• Seems unaware of how his or her substance use has affected others.
  • Struggles to control how much he or she drinks.
  • Has difficulty avoiding drug use.
  • Avoids taking responsibility for his or her behaviors and actions.
  • Has experienced major health problems as a result of addiction.
  • Has become a danger to him- or herself and others. 

Again, if you’ve noticed any of these signs, then an intervention is likely necessary. But, if you’re not sure how to go about it, professional alcohol or drug intervention programs can help you!

Getting Help From Drug and Alcohol Intervention Programs

At Discovery Institute, we recognize how difficult it can be to get a loved one to agree to go to treatment. For this reason, we encourage and support interventions.

During a drug or alcohol intervention, a number of people close to an addict come together to confront the addict about their concerns. This should be done with love and kindness because a person in active addiction will not respond well to criticism and anger positively. The goal is to get the addict to see how many people are concerned about them and to see for themselves how harmful their addiction is.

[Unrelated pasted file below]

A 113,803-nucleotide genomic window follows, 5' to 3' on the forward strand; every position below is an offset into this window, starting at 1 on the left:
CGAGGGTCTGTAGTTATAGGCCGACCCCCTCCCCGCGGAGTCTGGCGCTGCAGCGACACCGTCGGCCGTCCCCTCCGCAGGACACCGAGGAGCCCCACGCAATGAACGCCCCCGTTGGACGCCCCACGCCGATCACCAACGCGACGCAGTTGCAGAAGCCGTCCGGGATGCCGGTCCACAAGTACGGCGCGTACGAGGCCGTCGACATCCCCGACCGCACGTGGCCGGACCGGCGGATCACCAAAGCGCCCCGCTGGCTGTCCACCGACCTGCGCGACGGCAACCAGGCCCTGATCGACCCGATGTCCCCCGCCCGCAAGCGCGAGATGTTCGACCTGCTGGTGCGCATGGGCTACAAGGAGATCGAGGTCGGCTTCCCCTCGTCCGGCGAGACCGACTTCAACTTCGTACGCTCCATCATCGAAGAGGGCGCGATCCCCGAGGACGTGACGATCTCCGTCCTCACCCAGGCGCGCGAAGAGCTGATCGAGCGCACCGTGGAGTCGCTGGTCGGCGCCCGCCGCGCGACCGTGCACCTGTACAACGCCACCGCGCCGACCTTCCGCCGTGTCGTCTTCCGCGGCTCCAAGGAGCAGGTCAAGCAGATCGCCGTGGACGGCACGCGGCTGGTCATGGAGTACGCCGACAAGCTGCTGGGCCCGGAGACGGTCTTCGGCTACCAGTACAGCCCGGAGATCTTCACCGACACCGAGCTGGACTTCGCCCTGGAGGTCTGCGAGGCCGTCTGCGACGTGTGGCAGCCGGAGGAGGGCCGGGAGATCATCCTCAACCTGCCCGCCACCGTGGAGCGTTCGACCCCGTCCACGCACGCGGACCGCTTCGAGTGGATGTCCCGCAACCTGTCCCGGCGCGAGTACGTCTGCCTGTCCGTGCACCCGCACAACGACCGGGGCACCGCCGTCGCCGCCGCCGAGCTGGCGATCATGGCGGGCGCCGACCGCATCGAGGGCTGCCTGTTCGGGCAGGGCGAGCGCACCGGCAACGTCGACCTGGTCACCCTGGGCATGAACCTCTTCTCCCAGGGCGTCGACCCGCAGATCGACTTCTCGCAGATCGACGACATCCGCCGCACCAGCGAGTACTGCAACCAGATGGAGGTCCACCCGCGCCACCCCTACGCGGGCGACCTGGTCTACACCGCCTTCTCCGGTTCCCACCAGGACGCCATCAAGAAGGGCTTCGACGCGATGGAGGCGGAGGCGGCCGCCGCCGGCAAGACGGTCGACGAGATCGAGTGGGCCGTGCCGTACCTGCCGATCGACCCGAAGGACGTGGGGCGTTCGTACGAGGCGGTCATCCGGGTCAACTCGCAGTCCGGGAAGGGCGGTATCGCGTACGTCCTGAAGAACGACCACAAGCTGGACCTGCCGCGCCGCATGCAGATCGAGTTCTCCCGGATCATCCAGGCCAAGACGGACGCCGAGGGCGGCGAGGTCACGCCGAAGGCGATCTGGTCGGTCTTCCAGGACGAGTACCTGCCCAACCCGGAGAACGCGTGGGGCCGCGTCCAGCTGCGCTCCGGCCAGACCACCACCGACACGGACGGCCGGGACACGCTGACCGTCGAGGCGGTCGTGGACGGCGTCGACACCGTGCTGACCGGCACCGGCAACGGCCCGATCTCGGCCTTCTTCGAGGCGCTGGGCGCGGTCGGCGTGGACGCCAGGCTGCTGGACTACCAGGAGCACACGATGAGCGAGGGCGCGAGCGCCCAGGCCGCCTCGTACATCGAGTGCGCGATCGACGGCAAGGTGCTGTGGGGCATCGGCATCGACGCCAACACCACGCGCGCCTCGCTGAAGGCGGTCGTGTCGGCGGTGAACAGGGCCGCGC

Discovery Institute offers guidance to those who are working to perform an intervention. From the planning process to helping with intervention best practices, we can help give you bring your loved one to recognize the severity of his or her addiction and agree to get help.

We can also recommend people to assist with your intervention. Many doctors, therapists, and even religious leaders are specially trained in alcohol and drug addiction interventions and can be present to help facilitate the conversation.

If you are able to get your loved one to agree to treatment, it’s best to act quickly. You can call us here at Discovery Institute to arrange treatment today: (800) 714-2175. Or you can contact us here. 

Reviewed for Medical & Clinical Accuracy by Dr. Jeffrey Berman, MD

Dr. Jeffrey Berman, MDDr. Jeffrey Berman is a psychiatrist in Teaneck, New Jersey and is affiliated with Robert Wood Johnson University Hospital. He received his medical degree from State University of New York Upstate Medical University and has been in practice for more than 20 years. He also speaks multiple languages, including French and Hebrew.